The Mason City Globe-Gazette from Mason City, Iowa on April 28, 1936 · Page 11
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The Mason City Globe-Gazette from Mason City, Iowa · Page 11

Mason City, Iowa
Issue Date:
Tuesday, April 28, 1936
Page 11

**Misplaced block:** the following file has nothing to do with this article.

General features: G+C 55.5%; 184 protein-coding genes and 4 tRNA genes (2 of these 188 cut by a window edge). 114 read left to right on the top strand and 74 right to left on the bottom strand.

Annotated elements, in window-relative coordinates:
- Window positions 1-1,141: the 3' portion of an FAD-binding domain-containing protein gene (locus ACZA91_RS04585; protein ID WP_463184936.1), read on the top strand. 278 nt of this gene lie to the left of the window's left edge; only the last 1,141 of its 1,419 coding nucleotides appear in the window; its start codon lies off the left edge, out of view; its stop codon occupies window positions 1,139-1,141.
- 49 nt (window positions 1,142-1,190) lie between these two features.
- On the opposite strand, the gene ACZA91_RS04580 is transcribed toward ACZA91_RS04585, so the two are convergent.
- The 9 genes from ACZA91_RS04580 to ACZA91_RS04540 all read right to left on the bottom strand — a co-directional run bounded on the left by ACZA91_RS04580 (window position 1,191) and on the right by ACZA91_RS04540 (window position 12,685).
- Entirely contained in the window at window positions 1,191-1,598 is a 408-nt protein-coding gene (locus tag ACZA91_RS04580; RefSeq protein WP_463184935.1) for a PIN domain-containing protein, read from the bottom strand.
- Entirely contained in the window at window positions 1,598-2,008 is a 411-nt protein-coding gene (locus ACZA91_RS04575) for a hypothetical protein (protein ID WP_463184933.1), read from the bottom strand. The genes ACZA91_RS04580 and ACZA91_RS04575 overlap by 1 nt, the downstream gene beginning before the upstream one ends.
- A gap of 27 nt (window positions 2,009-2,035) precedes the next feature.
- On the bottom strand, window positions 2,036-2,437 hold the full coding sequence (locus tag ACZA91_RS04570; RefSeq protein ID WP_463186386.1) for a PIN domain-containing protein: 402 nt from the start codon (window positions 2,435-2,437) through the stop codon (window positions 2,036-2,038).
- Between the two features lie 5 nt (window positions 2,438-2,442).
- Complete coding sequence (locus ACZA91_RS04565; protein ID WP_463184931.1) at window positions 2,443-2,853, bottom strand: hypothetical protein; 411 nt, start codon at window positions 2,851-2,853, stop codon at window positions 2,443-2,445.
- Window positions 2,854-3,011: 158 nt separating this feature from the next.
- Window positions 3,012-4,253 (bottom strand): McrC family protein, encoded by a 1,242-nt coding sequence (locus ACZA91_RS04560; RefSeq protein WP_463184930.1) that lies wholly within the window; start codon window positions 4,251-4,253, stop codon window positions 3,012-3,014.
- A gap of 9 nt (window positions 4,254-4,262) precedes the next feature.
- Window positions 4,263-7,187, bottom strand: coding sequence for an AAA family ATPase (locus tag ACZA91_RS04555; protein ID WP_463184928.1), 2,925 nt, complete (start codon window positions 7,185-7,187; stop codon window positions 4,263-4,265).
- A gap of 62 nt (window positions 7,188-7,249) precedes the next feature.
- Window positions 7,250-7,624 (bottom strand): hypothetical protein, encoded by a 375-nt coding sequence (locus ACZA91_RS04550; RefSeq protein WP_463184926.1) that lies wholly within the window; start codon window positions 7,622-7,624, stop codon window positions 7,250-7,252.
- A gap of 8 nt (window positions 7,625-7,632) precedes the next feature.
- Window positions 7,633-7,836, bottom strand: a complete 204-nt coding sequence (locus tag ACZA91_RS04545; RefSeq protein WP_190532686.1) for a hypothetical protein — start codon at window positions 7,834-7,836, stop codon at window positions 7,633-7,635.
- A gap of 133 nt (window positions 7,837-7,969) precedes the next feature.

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TWELVE MASON CITY GLOBE-GAZETTE, APRIL 28 ·§ 1938 GLOBE - GAZETTE SPORT! JOE, MAX READY TO START GRIND Ring Battle Is Seven Weeks Off, May to See Both Donning Gloves. NEW YORK, UP)--Ballyhoo for the Louis-Schmeling fight will get under way in earnest this week as the combatants hie to their training sites for preliminary conditioning. Although the battle is seven weeks away, Max Schmeling will begin training Wednesday at the Napanoch Country club at Napanoch, N. Y.. and the camp will be formally opened May 7 when the Teutonic slugger first dons the gloves. Joe Louis will; begin training on Thursday at Lafayetteville, N. Y., roughing it there for two weeks before pitching camp at Lakewood, N. J., May 15.'The Brown Bomber leaves Detroit Tuesday, traveling by automobile. Louis weighs 212 pounds and is anxious to lose some of this weight before climbing through the ropes for the engagement that will take place June 18 at the Yankee stadium. Bowling Averages FINAL INDIVIDUAL AVERAGES 1935-1936 DtCKKR'S OFFICE--FIRST PLACE Caufcnan ....... 86 338 817 180 Fait .·· iO 242 079 160 68 207 562 187 Svenson 63 208 833 188 Lindsay 86 210 556 150 MacDoimli] (Capt.) 87 233 698 169 CRANE COMPANY--SECOND PLACE Snafford 5 0 22 « 534 177 OH'" 82 242 633 170 (rumbholz 87 247 576 167 ieSomiry 54 274 8 ]o ^ Icy (Cnpt.) \ 87 $25 6 io 184 NOBTHHJESI. CEMENT--T1URU PLACE '«" 84 238 574 169 Afcbolt 72 214 5»4 163 · vr , lll! ' 78 203 545 l(j(| rllultr. "cany 11 182 531 Kaufman 73 333 gio KOZr KORNER--FIFTH PLACE (Tic Duncan, Barney CLOSE CONTESTS AT COUNTY MEET Butler Teams to Play for Finals Berth in Games . Listed Wednesday. BUTLEK COCN-TT MEET Monday Results Greene 6; Dumont 2. Farkcrsbui? 2; New Hartford 1. IKitow 2; clarkjvllfc 1. Allison 11; Shell Rock 4. Wednesday Games Semifinals 2--Greene vs. Farkcraburg. 3--Bristow vs. Allison. cllulln JS7 209 Ml) 181 "*'· ·" M 224 »7» 1B9 Irkl, F. (CnlX.t {ill «4li 611 177 UECKER-S PLANT--FOURTH PLACE "" 83 326 604 178 CoHIni (Cant.) 8s ju Ms ] B4 B"ldilf 7 3 - 2 2 4 632 161 Hlck * 49 232 592 163 H°l'«e 73 232 593 169 158 J Duncan, John E. R4 222 5(18 1B8 Fermnn, Floyd 87 334 587 167 Duncan, William 89 335 025 175 Duncan. Frank (Capt.) . 87 315 eoo J 7 l Monvcc 35 218 534-1,2 OLD TIMERS--FIFTH PLACE (Tie) Adams (Cant.) 5,3 , 48 C 06 176 "·rant 81 206 543 136 "**" ·· 87 221 611 1S7 MacDonald - g M , g,.g Jw Senn · 90 230 377 173 BcM 8 179 436 151 BLCMER'S GOLDK.v GLOW--SEVENTH PLACE ,. , 72 235 881 K ""l 87 336 652 U^ · DO 232 639 RaVutfV'i'caiit.'r":;;:; jjj 23° TM MoI ! CT 17 210 509 T «''° r 9 173 485 GLOBE-GAZETTE--EIGHTH PLACE Berg 84 335 g n g j 70 J °" M 31) 191 S«l 3D 203 810 69 245 647 167 173 173 152 175 1S3 1«7 164 159 187 173 166 GREENE -- Greene advanced to meet Parkersburg and Allison wil oppose Bristow in the semifina games of the Butler county high school baseball tournament, following the completion of the first round of play Monday. A pair of close ball games sent Parkersburg and Bristow into the semifinals. Each team won 2 to 1 as New Hartford and Clarksville were defeated. Greene won from Dumont 6 to 2 and Allison beat Shell Rock 11 to 4 in the other Monday contests. A light rain fell during the last game of the day, but did not stop the contest nor injure the diamond. Leonard Scholl to See Action Again in Event Carded for Thursday Leonard Scholl of Rockwell will make his first appearance at the armory since the American Legion took over the active promotion of boxing here when he faces hard- hitting Elmer Fritz, Mason City, in the feature bout on Thursday's 30- STODDABD'S-- NINTH PLACE Lorinj: (Capt.) ' .......... 67 2 19 j 7 o Snyder ................. 70 2 22 547 S 1 "" 1 .................. 65 232 577 Stoddard ................ 8l ,,,, 565 E «" c ' ···· ............... 63 229 693 "" k .................. 42 178 303 Nlckelson ............... 3 202 541 STANDARD OIL-- TENTH PLACE (Tie) 2l 18 ° "'" Ifi 2 6 0 189 nil 134 ,? , lterelk K "n Pnsternack "oitand rayni) (Capt.) 69 204 43 lao KI 2H 8 0 21S 63 225 542 474 J40 air IM 577 Kg 872 170 GALLAGHER'S FONTIACS--TENTH PLACE (Tie) SMI 7J J09 602 160 Bamber 88 187 513 151 Gerard 35 »o 5 850 168 tiundersoo 68 223 879 104 EasUnmi 83 233 589 108 Matter 60 229 396 107 MOOSE LEGION--TENTH PLACE (Tic) Sannon 78 246 633 187 Humphrey, J. 78 224 576 167 Humphrey, H 60 224 558 108 Clausen 09 218 808 164 TMTM 13 136 641 157 Berry (Capt.) 75 314 O o 4 ]64 Elstad 72 222 597 175 HUGH DAVEY AND SON--THIRTEENTH PLACE "* 90 243 (116 177 LJOIW 54 203 394 168 Davey (Capt.) no 236 «04 170 Sillier. 84 334 534 ,-, Collins 90 279 (147 179 Mnrks :j 18fi 4!I4 165 INTER.NAT1O.VA I. THI.TKS--FOWt- TEE.NTH PLACE "all .: 78 287 StaEeberff 57 31,, Walker ji 2,(, Dickinson 17 J93 O'Nell 19 213 Sobleilie (Capt) 38 233 ... TVLER-RVAN--FIFTEENTH PLACE Walsh 78 232 583 179 Roltlnson (Capt.) . . . . . . . 87 23B 601 177 T ''« 53 213 032 154 Sondcrtaard 54 247 388 "«"* 80 214 630 Johnson , 54 ogg (j^o COCA-COLA--SIXTEENTH" PLACE Ryan (Cant.) 75 33, m , Strong (u 335 Clausen 30 214 Weber 37 337 Meadr ., 25 201 Schmidt 39 2"-8 RELEASED BOWLERS Tamnsl 34 378 .Inhnson 42 2"6 Bememan .."!-33 Turnure 31 HOKRII 12 Hanson 33 600 376 516 688 480 686 . 177 Gil 179 172 171 see 569 593 368 583 627 211 575 111!) 16! 161 173 17B 173 170 176 ..... Mct'ollouKh ............. 7 Hayes ............ . ..... 6 GUbertson ............. 6 West ................... 4 Howard ..... .... .. 3 Mace ................... 3 Lundby . . . . . . . . . . . . . . . . . 3 Sack ................... 3 Householder .. ___ 3 Mullnn ................. . Colloton .......... ...... 48 y onngerman ............ 33 Lyons .................. 24 Dwan ............... .... 35 Rlley ................... i, Mellem ................. n Itunhgens ............ 9 Holt ................. t Smith .................. G Bouman ..... . ..... 6 Smith .......... ......... a Lawler ........ -j Mickd.vm ........ 3 " Z3G 183 237 233 169 139 Ilmvser ..... . . . ........ Bender ................ ' F-KKttt . . . . . . . . . . . . . . . . ] [ 171 189 167 125 173 123 339 168 ... 218 568 215 214 201 170 179 198 179 131 213 155 157 143 133 170 184 168 135 180 18J 149 137 106 162 16! 155 CHAPTER 39. "I didn't want no woman mur dered in my taxi, and me having rn alibi," the:cab driver told Keyes in explanation of his leading the police to me. "You say she was alive when you stopped for traffic at Twenty-ninth street?" "She was calling out 'Miss Joy'-Mr! Maughan here says it was 'Miss Joyce'--and rapping on the glass, then she opened the window." "Very much alive, then?" "I would say so." "Did you see the person she called?" Keyes asked. "N, I didn't. Fact is, now that I hink of it, I'm positive she could hardly see the sidewalk, the opposite sidewalk from where she was. t was dark, you know, and there were cars all over the street to her eft. She must have recognized her larty in a passing taxi. Of course he party may have been a pedes- rian in front of us, but my car wasn't the first in line. It was about the third." "Could you see the pedestrians from where you were?" "I could if I had looked, but I wasn't looking." "Opening the, left side window would indicate that Miss Randall saw someone in a taxi beside her?" "Or on the other side of the street." "Which was almost impossible?" "Well, as I was saying, it was getting dark, and the cars were thick." bus?" the detective asked me. "Because Miss Randall called out to Joyce who might have been in a taxi or bus. Keyes, I've got an idea, a mere germ, that Miss Randall's murderer was on that bus. It would by the most conspicuous means to get away. Or, for that matter to get to her. A bus right behind. If we could only trace every passenger?" "Impossible, Maughan. You ought to know better. Now to get you straightened out on this matter. We're going to your hotel right away." Obediently I picked up my overcoat and hat and followed him to a waiting car. At the desk Keyes asked the clerk what time I had come in. And luckily for me-the clerk remembered and verified the fact that I had gone immediately to my sorns. "I remember because a Mr. Van Svery called every few minutes for the last hour. I was getting tired of saying that Mr. Maughan had not yet come in. Mr. Van Every seemed erturbed about something, and wanted to get hold of Mr. Maughan mmediately. I had promised at least dozen times to tell Mr. Maughan o call him at home right away," he clerk explained. "Right after Maughan had gone upstairs, Hr. Van Every called again, but by this time Mr. Maughan had his call n, so I had them switched together. The doorman also remembered ny coming in from a taxi, remem- ered I had said something about his being a bad day, and sort of At Mason City THEATERS SCREEN MAKES STRANGE BEDFELLOWS Like politics, the screen make strange bedfellows. · Alan Baxter and Henry Klein bach, who were rival feudists in "The Trail of the Lonesome Pine, are cast as gangster pals, menacing Joan Bennett and Gary Grant in "Big Brown Eyes," billed Wednes day and Thursday at the Cecil. * * * * "Till We Meet Again,' starring Herbert Marshall, Gertrude Michael Lionel Atwill, Rod LaRocque ant Guy Post, is the feature scheduled for the Cecil and Palace Friday only. LIONEL BAKRYMORE RETURNS TO PALACE In a story thoroughly understandable to' anyone who has heard the hounds pick up the trail of a fox on a clear, still night, Lionel Barrymore returns to the screen as the leading character in "The Voice of Bugle Ann." The setting of the picture is in the rough hills of northern Missouri. Maureen O'Sullivan, Eric Linden, Dudley Digges, Charley Grapewin and Spring Byington top the supporting cast. 616 580 S31 460 558 611 339 563 427 436 363 391 1S.1 541 20R 573 231 ... 147 ... "I see. Now when you' reached Bumbling He recalled the fact that hotel, where did you see Mr. w T en J had come out ' fa a Changs ·v,««9» 01 clothes, a policeman, and what was coming out scemed to b = a taxi driver, had met i, 3 'though hfwas I ? vas ?TM«ing to myself when we i o" ** *·"" lyrtr int-n if n*»«r.' n n ~ A *. i « n _ i . i_._ i . _ _ i dressed different than he"was when I left him at the curb. Then he had on a sort of camel's hair overcoat,, and a tan felt hat" Keyes questioned Knox for some time, going over and over the points Knox had explained fully so many times before.. But each time, the driver gave the same answers. I was convinced long before Keyes was that Knox truth. was telling the round menu. Joe Gilles, Stacyville stable manager who scored a knockout on the last card which marked_ his initiation into the squared circle locally, will square off against Young Gildner of Mason City, a virtual unknown whose talents have not been displayed here this season. Matchmaker Slim Craychee was busy lining up the complete card Wednesday. 13 ENTEK MEET LEMARS, CiB--Coach Earl Voltmer, Western Union college athletic director, said Tuesday 13 schools have entered the third annual Gala day track and field carnival here May 12. Twentylfive high schools are expected to enter before the dealine for filing entries. DECORAH PREPS SHADOW CRESCO 23-22 Margin Enough to Win in Quad Meet at Home Track of Victors. DECORAH-- Decorah high school defeated Cresco by a single point as Waukon and Oelwein trailed by sizable margins, to win a quadrangular track meet run here Monday. Decorah scored 23 points, Cresco 22, Waukon and Oelwein . Decorah won all the runing events, but Stan Kvam of Cresco starred in the field contests, winning the discus throw with a toss of 107 feet, ly. inches and the pole vault with a 9 foot swing. He was second in the shotput. Decorah's two mile relay team ran the distance 'in 9:17.2, the mile relay in a flat 3:00, and the 440 relay in :48.3. OUT OF THE P R E S S B O X Major Stars (Continued From Page 11) list still more . .- . along- with a waistline or two. * * * The first haul made by WPA men at Clear Lake where they were BY THE ASSOCIATED PKESS Ernie Lombard! and Tommy Thev- enow, Reds--The former hit a homer to tie the score against the Cubs and then doubled in 10th. Scored winning run' when Thev- enow singled. Bruce Campbell, Indians--His homer in the seventh broke pitcher's duel and gave Cleveland 2-1 win over the St. Louis Browns. The Leaders BY THE ASSOCIATED PRESS AMERICAN Batting--Gehringer, Tigers, .457. Runs--Gehringer, Tigers, 15. Runs batted in--Dickey, .Yankees, Senators, Gehringer, 17 Hits--Travis, Tigers, and Bell, Browns, 21. Doubles--Dickey, Yankees, and Greenberg, Tigers, 6. Triples--Gehringer, Tigers and Clift, Browns, 3. Homenins--Trosky, Indians, 5. Stolen bases--Werber, Red Sox, 4. Pitching, Grove, Red Sox. 30. NATIONAL Batting--Terry, Giants, .500. Runs--Herman, Cubs, 16. Runs batted in--Leiber, Giants, 16. Hits--Herman, Cubs, 22. Doubles--Herman, Cubs, 9. Triples--Moore, Giants, Hassett and Bucher, Dodgers, and McQuina Reds, 3.. Homeruns--Klein, Cubs, 4. Stolen bases--Hack, Cubs, and Pepper Martin, Cards, 3. Pitching---Holliogswortb, Reds, 3-0. employed by the state conservation commission to clear the waters of rough fish . . . netted 12,000 pounds of buffalo . . . most of the buffalo weighed more "than five pounds. * * * George Feeney of Forest City is the only state semipro basebajl commissioner in the United states who is also a player . . . as well as managing the state semipro tournament at Forest City this summer, he'll boss the Collegians, who will defend their Iowa championship. * · * * Observers who can see Max Schmeling as a possible victor over Joe Louis in their coming fistic encounter point out that the Brunet Bomber was hit with a right hand by Paulino Uzcudun . . . the argument is that if the slow Uzcudun could nail Louis with a right, the VALLEy GOLFERS SCAN FULL CARD Tourney Players May Have Week-End Off in Late May, Early June. KANSAS CITY, (J5--Tourna- ment golfers of the Missouri Valley region Tuesday perused the list of meets scheduled for the section this year, and considered the possibility of getting home for a weekend between tournaments late in May or in June. Starting with the seventh annual Heart of America tournament, scheduled for the Oakwood course in Kansas City May 18-20, tournaments for men and · women fairly tumble over each other's heels On the heels of the Heart of America meet will come the annual Excelsior Springs, Mo., tournament scheduled May 26-28. June 8-13 will find Mrs. Opal S. Hill, Kansas City's leading- woman golfer, defending her western open championship at Topeka, Kans. The Missouri men's state amateur will get under way at Kansas City June 15, and the Western open June 19-21 at Davenport, Iowa, will lure many players from the valley region. Although out of the valley territory, the women's trans-Missis- sippi at Denver June 22-27 will include in its field many midwest- erners. On approximately the same dates--June 23-27--the men's trans- Mississippi will be held at Witchita, Kans. Omaha drew the Western amateur' this year, which means the valley region will be well represented. The meet is scheduled July 14-19. faster Schmeling great cowouncher . who is a ought .to be able to find the target several times . . . . and perhaps send in a paral- yzer. * * # Odd thing, fight psychology . . . Jim Jeffries says Joe Louis may be a great fighter, but Jim wants "to see him get hit" before accepting him as such . . . and the guy who hits Joe? ... well, Jini will want to see him get hit, too ... and he'll want to see the guy who hits the guy who hits Louis get hit, in turn . . . so it goes, down through the ages, I guess, since an amazed crowd in New Orleans saw John L. get hit by Jim Corbett . . . ad infinitum. Tennessee City Leads as Golfers Shoot for Honor NEW YORK, Up)--The Associated Press Hole-In-One cl;ub roster Tuesday showed Nashville, Tenn., leading all other cities in the nation in the race for one-shot golf honors. Nashville, with four new members having been inducted this week, boosted its total to 12 to shade Dallas, Tex., by one member and thereby supplant that city at the head of the list. Fort Worth, Tex., has seven. Texas was far in the lead as far as states go with 35 acers. with Tennessee second with 17 and Ohio third with 13. "Then after you found her what happened?" he continued. "I stopped the car. It was next to the curb anyway. L thought the lady had fainted, and I saw a drug store on the corner. I was going to get a drink of water for her, or take her in there. I don't remember. You know how crowds gather. In a moment there were a hundred people around the taxi and l couldn't get through. One man came up and said he was a doctor. He had a bag and stepped Into the car. The lady's hat was off. He put Us hand to her forehead, and found the--the--whatever it was. Spike, I guess. I don't know. It's murder' he said. "The lady's dead. Better jet a policeman.' One wag pushing irough the crowd by that time. Several others came up, too. I told the first cop about Mr. Maughan, so we ran to the Warrington. And the other cops took the lady to the morgue in a taxi. That's all I know." Keyes turned to one of the officers. "This doctor? You held him?" i"Yes, he's below, getting impatient. Murphy, I think, got the names of all the witnesses." A warned individual grasping a small black bag was ushered in He was Dr. Emile Michel, young interne at St. Anne's hospital, on his way to a private case. He told Keyes quickly what had happened. Standing on the curb awaiting an "empty taxi, he had seen Jerry Knox stop his car and get out. He noticed a woman lying on the floor. Apparently hundreds of other people did too, for in a moment he was being pressed up to the car, people pushing him from behind. He noticed Kaox, although he didn't know his name until afterwards, trying to fight his way through. It was then that he said he was a doctor, and climbed into the taxi to see what he got into Keyes' car. At least he had taken care that my alibi was clear. "You couldn't have done it," he murmured half to himself, half to me. "That's what I've been telling IU." "I haven't informed Van Every yet of what has happened, principally I want to surprise Joyce. evidently saw her and you. could do for the woman. In feeling the woman's head he had found a needlelike instrument. He knew the woman was dead. The needle or whatever it was, he didn't know what then, had pierced her left temple, killing her. because Miss recognized her somewhere near the taxi Knox was driving. Are you sure she took the job at Gribbel's?" "I saw her there this afternoon. I made a special trip to see how she was getting along. I'd rather, Keyes. you wouldn't say anything to Van Every about Joyce working there -yet, unless you feel it's necessary." "I don't know. We'll see. What were you doing at the library?" "I don't know. I just was there. I couldn't tell you why. I was walking and found myself there. Natural for Miss Randall to be there. She was waiting for Joyce. I had to He and tell her I had been in and Joyce had gone. I think now I told Miss Randall that Joyce had gone at my orders. The girl was dead tired, though, this afternoon when I saw her at Gribbel's." (TO BE CONTINUED; Visitors From Marshall. GRAFTON-- Mr. and Mrs. Lester Griffin and daughter and Morley Hartwig of Marshall, Wis., were visitors at the home of Mr. and Mrs. John Bork, Sr., over the weekend. Irene and Ruth Bork returned with them. Mrs. Clark Again Heads A. A. U. in Charles City CHARLES CITY--Officers elected at the final meeting of the A. A. U. W. t held in the Garden cafe were: Mrs. H. -M. Clark, re-elected president;Mrs. Clark Gormley, vice president; Miss Frances Nies, secretary, and I'rs. H. M. Mohlie, treasurer. Among the A. A. U. W. members who will go to Ames to attend the annual state convention May S and 9 are Mrs. H. M. Clark, Mrs. Clark Gormley, Mrs. A. E. Regel, Mrs. C. A. Hinman and Mrs. Ervin Larson. North Iowa Track Star's Loss to Weaken Cyclones AMES--The Iowa State college track team will open its outdoc home schedule with a dual mee against the University of Missou on State field at 3:30 Friday afte: noon, The meet was scheduled for Saturday. The ineligibility of Costigan, star weight jumper, places a damper on low State's chances for a win over th Tigers Friday. lowan Promoted V. D. Patterson, superintendent of the Griswold school for nine years, has been elected superintendent of the Grinnell schools. He is known throughout the state for his success in cuaching the Griswold girls' basketball team. He is a graduate of Drake university and will assume his new duties next fall. (Iowa Daily Press Photo) 'red Winter Named to Be Starter at Pioneer Meet GRINNELL, (JP--Fred Winter, irector of physical education in the edar Rapids high, schools, will act s starter for the annual Grinnell nterscholastic track and field meet ere May 2. G. Lester Duke, Grinnell track oach and director of the meet, said e expects approximately 20 high chools to compete here Saturday. THEATER GALA OPENING Friday 7:30 Mrs. Sweigard Funeral to Be Held Wednesday GARNER--Funeral services for Mrs. Lucinda Sweigard, 84, will be held at the Sweigard home Wednesday afternoon with the Rev. T. Ernest Hoon, pastor, of the First Methodist church, iii charge. With her husband, the late Isaac Sweigard, she settled in Wesley among the early pioneers where Mr. Sweigard bought livestock. They cams to Garner where Mr. Sweigard for many years was president of the Farmers National bank. He died several years ago. Surviving are three children, Mrs. Robert Plummer, Des Moines, Harvey A. Sweigard, Hawkeye, and Clifford R. Sweigard of Garner. Four grandchildren and three great grandchildren survive. Visitor From Ames. JOICE--Stanley Lovik, student at Ames, visited at his parental home over the week-end. The Best Place to DANCE For Old and Young WMT German Band Friday 26c 553%?* JIMMY BAKNETT SAT. CARL MEBBE SUNDAY ANSON WEEKS MAY 7 Buy Advance Tickets 75c Door Price $1.10 Tax: Jncl. D A N C E Avolon Ballroom Manly, Iowa TUESDAY, APRIL 28 Jack Hampton and His Detroiters Ladies 25c Gents 40c OLD-TIME DANCE THURSDAY, APRIL 30 Music By Art's Nighthawks . JT Gall Stone Colie Try taking Prescription No. , r.ized practicing specialist's formula, to al in avoiding gallstones and possible opera tions. Treat ttie usual cause la a sensible painless, inexpensive way at nome. Writ Homo Drug Co., 18-57 N. 4th St., Mlnne apolis, Minn., for Free Doctor's Guide anc literature on treatment reported resultfu for 30 years. Sold under money back guar antee according to treatment plan at Mich ael's and other drus stores. Meeting Postponed. CRYSTAL LAKE--The American Legion Auxiliary postponed its meeting- from May 5 to May 12 so the members could attend the eighth district spring conference to be held in Forest City May 5. Birthdays Are Celebrated. GORDONSVILLE, Minn. -- A number of relatives and friends gathered at the A. F. Struck home Sunday for a picnic dinner to celebrate the birthdays of Mr. and Mrs. Struck and Mrs. S. R. Buchanan. Mrs. Leo Leigl, daughter of Mr. and Mrs. Struck, and her husband from Minneapolis were among the guests. i Ladies' GIFT DAY Every. Wed. Thurs. Wed. and Thurs. PaddyO'Day --with-JANE WITHERS Pinky Tomlin - Rita Cansino Jane Harwell Johnny Mack Brown, in "BETWEEN MEN" with Beth Marion William Farnum Ends Tuesday "King of Burlesque" and a "It's a Great Life" Centerville to Play at Penn in Opening Battle CENTERVILLE, (J 1 )--Centerville junior college will open its baseball season against Penn college at Oskaloosa April 30. Two games have been booked for the Maroons with Penn. The other will be played here May 5, In the Ring By ASSOCIATED PRESS. CHICAGO--Davey Day, 137, Chicago, knocked out Mike Primich, 134, East Chicago, Ind., Wrestling WINNIPEG -- Ed Strangler Lewis, 250, defeated Darno Osto- pavich, 245, Kansas City, one fall. ROCHESTER, Minn. -- Lou Plummer, 245, Baltimore, threw Ivan Vacturoff, 235, Riga, Russia. He had not taken much time for the examination, although in the car coming to the morgue, where he sat beside the dead woman, he had tried to be more thorough. He was late now, hours late for his call, and could he go? Keyes dismissed him kindly after taking his address. Knox whined when the captain ordered him held for the night, but it availed him nothing. The two stalwart policemen led him quickly away. We were alone at last, "See here, Maughan, come clean to me. What do you know about this?" Keyes asked suddenly, after the door had closed on Knox. "Only what I told you. Someone must have heard Miss Randall ask for an appointment tomorrow. And that someone killed her before she could say anything." "A murder on Fifth avenue, in the busiest part of the day--" he mused. With a jerk I was on my feet. "Keyes, get this driver back here and ask him if he saw a bus!" "A bus?" "Yes. I've been thinking taxis until I'm crazy. Miss Randall's murderer might have been on a bus! Why didn't I think of it before." Knox came back rather dazed. "Was there a bus anywhere near your car?" I asked swiftly. "Why--let me see. Yes, there was. One of those big buses." "Where was it when you were standing still?" "Behind me." "You didn't-notice anyone get out of the bus, and come to the left side of your car?" "No." After a few more questions Keyes let him go. "Why are you so interested in a MIXED DANCE DENISON CLUB Wednesday, April 29 Music By SWANEE'S ORCHESTRA ADMISSION lOc PER PERSON FOLLOW THE CROWD BREEZY POINT Charles City, Iowa Opening Dance WEDNESDAY, A P R I L 29 AL MENKE The Band With a Million Friends ADMISSION 40c PER PERSON Plus Tax Dancing Every Wednesday and Saturday! When Love Is Young! When romance flowers in the hear of youih to triumph over the hatred of its elders! Here is a soul thrill that 3'ou'll always cherish in memory! "THE VOICE OF BUGLE ANN" ' with LIONEL BARRYMORE Maureen O'Sullivan - Eric Linden GREAT SHOWS Stick'Em U p . . . Boys! , and join the screen's create SHOWING STARTS WEDNESDAY BROADWAY BALLYHOO Musical Varieties IOWA NEWS FLASHES Al Jolson "The Sining Kid YOU'LL BECOME "PIXILATED" WHEN YOU SEE "MR. DEEDS GOES TO TOWN" STARTS SATURDAY AT THE CECIL